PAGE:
‘I’m in the Band’ Ep. 9: Palmolive

‘I’m in the Band’ Ep. 9: Palmolive

Paloma Romero McLardy, a.k.a. Palmolive, split from the repressive, Franco-era Spain of her upbringing and landed in a London squat, where she started going out with Joe Strummer of the 101-ers and the Clash. A free spirit not to be contained, Palmolive wasn’t content with being a band boy’s girlfriend, so she started the first all-girl punk band, the Slits. A girl gang to be reckoned with, the Slits smashed society’s expectations of women on stage and in the streets and are now the subject of a documentary, Here to Be Heard: The Story of the Slits.

After leaving the Slits, Palmolive joined another groundbreaking feminist band, the Raincoats, and played on their seminal first album, The Raincoats, also documented in a 33 1/3 book by Jenn Pelly. In this episode, Palmolive talks about learning to drum in a street mime troupe, clashing with Sid Vicious, and playing in two of punk’s most influential and irreverent all-girl bands.

On growing up in Spain… I grew up in Malaga, a very beautiful, warm place in the south of Spain. I came from a big family of nine brothers and sisters; I was number eight. We were very wild and crazy, and as the numbers went down, we’d get more and more wild, and my parents had less control over us.

I remember a lot of conversations in the kitchen about life, what is important, why we are here — very philosophical, about justice. Spain, at the time, was under the dictatorship of Franco, which lasted like 40 years. People here in America don’t realize what living in a dictatorship is. You complain about someone being obnoxious. Well, you had someone being obnoxious, and that was [against] the law, too. You could think it, but you could not share it. We were young and we didn’t accept it.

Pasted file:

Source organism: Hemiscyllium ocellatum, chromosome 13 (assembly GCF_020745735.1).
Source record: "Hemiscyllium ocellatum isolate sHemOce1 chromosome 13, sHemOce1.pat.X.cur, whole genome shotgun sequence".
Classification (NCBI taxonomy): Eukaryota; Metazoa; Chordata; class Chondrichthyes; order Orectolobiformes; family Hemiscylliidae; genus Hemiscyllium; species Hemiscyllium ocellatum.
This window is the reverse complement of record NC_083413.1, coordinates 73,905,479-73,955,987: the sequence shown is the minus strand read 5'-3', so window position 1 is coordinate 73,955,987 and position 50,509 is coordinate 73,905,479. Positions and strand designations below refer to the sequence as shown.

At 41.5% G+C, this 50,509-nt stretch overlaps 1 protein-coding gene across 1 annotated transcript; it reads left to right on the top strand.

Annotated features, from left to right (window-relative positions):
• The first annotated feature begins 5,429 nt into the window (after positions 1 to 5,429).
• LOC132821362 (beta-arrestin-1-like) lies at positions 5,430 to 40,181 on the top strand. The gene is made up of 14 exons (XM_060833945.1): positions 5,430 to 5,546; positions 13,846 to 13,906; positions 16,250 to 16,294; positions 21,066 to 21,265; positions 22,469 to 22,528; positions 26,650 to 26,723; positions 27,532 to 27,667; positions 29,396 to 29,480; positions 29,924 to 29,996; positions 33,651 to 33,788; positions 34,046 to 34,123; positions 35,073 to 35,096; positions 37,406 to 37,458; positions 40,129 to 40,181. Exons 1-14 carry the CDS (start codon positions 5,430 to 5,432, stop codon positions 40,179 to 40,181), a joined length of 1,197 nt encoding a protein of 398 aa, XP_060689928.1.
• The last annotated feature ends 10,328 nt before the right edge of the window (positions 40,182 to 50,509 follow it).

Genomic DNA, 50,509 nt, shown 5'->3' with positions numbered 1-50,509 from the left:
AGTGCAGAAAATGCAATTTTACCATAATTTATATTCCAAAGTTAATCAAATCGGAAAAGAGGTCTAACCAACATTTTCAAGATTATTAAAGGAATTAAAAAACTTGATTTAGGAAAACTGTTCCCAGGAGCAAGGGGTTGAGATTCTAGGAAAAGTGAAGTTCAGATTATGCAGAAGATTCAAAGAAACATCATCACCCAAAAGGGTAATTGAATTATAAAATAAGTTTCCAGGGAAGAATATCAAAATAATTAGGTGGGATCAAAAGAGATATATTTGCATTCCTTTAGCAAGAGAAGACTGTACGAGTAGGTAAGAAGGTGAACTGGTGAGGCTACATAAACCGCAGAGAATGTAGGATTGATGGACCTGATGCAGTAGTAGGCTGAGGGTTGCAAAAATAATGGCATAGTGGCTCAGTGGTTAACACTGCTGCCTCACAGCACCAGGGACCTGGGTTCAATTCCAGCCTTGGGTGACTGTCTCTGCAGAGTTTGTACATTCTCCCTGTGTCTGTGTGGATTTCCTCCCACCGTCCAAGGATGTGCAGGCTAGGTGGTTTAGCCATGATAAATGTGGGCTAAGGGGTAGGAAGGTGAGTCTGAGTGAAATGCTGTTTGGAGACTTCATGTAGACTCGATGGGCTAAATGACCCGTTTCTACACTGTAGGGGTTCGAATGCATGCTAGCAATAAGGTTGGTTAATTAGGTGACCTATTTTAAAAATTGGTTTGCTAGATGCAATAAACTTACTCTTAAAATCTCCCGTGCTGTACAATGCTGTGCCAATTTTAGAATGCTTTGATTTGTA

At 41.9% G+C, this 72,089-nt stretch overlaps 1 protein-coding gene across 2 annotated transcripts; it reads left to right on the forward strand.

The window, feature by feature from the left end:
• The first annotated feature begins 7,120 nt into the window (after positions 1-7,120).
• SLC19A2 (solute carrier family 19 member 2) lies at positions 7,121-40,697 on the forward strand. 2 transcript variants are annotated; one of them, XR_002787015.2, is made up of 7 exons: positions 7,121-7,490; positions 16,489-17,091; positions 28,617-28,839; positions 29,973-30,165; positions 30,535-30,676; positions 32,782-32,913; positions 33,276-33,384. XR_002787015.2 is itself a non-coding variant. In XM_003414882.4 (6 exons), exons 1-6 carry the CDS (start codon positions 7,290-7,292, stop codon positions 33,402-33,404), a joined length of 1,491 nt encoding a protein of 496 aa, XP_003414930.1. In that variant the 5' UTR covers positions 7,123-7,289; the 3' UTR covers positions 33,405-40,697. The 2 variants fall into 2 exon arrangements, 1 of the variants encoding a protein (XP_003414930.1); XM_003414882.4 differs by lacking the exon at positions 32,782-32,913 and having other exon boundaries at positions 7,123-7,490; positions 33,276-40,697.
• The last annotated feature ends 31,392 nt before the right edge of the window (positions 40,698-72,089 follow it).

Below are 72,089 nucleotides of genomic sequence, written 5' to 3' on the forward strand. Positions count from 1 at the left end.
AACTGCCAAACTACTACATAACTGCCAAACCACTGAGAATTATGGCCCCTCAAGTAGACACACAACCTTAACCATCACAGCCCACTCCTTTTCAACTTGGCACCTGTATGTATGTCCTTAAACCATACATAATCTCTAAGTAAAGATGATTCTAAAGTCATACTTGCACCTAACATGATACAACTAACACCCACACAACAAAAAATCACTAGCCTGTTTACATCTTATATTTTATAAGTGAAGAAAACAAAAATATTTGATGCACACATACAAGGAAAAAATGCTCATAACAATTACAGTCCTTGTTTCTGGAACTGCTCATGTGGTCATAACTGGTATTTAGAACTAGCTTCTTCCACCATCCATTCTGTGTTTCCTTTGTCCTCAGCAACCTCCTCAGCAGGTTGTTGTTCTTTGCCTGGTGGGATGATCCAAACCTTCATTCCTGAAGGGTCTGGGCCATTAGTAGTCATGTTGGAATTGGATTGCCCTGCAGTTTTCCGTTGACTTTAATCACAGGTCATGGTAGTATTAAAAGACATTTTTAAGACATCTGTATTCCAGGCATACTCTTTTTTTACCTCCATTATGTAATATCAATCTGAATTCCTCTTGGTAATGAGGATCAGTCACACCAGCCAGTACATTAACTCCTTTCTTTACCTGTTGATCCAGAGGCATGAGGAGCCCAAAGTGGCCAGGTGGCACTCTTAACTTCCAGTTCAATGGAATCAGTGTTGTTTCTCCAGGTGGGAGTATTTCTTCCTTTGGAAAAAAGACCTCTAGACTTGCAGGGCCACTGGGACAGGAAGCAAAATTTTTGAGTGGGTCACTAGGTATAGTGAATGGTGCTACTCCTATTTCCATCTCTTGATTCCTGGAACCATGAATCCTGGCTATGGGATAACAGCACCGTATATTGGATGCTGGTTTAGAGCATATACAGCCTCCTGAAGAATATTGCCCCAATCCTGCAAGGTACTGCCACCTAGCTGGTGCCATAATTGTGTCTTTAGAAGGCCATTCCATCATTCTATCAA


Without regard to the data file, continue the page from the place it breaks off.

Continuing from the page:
On running off to London… London, to me, represented freedom. I borrowed £100 from someone to cross customs. Right when I got through, I sent it to my friend so he could come. I didn’t know anybody. I had an address of someone, went to their house, and said, ‘I’m friends of So-and-So. Can you please help me find a job?’ They were shocked. I got a job in Piccadilly Circus doing dishes. I was so excited. I didn’t understand the language. People would say, ‘How are you?’ And I’m like, ‘Oh my god, what the heck are they saying?’ Eventually I landed in the squats. Suddenly I’m on my own, making my own life, writing home and saying, ‘Mama, I’m in a commune!’

On learning to play drums… I wanted to be a street artist. I wanted to do mime. I had to start juggling to get myself in the mood and get the skills. There was this Belgian guy who thought he was Francisco Franco Bahamonde, because he was such a tyrant. He had a girlfriend, and he’d say, ‘Do this and do that!’ So I lasted three days. But in those three days, he said, ‘We don’t need someone to do mime. We need someone to play the drums.’ So, I picked the drums to do rolls while his girlfriend did the splits and whatever he told her to do. Obviously, that didn’t last, but I touched the drums. I never felt like melody was a strong skill that I had, so I felt like rhythm was my thing. I loved dancing, and to me, the drums were more like dancing.

On playing in the Flowers of Romance with Sid Vicious… We were practicing in my squat, and then we’re done and the other girls have gone. And Sid Vicious is really coming onto me in a punkish prince kind of way, kicking the cat, looking rough and so tough. And he said to me, ‘I hate Blacks.’ And I looked at him and said, ‘I hate people that hate Blacks.’ So of course the conversation wasn’t going very far. But he still didn’t leave. I didn’t find him sexy or attractive, and I wanted my space. But I didn’t say, ‘Get out.’ I was young, and I didn’t know what to do. Next time we had band practice, he says, ‘You’re out. You’re just not right.’ And I said, ‘You need to leave. You’re not practicing here anymore. See you later!’ But I’m determined I’m gonna do it, and I’m gonna do it with girls, because I don’t wanna deal with that.

On making music without being professional musicians… When I encountered the drums, I’m like, ‘Oh, this sounds really cool.’ So I just started, like a little kid painting. A little kid is not inhibited by rules at the beginning. You give them paint, and they put these amazing colors together, and it’s beautiful. But then, I had to deal with the criticism: ‘You’re no good. You guys stink. You’re not musicians, blah blah blah.’ No, no — we’re enjoying this. This is alive in me right now, and I’m having fun. I’m sharing it with other people, and they like it. So I’m gonna keep doing it, even if you don’t think it’s good.

(Photo credit: Ian Dickson)

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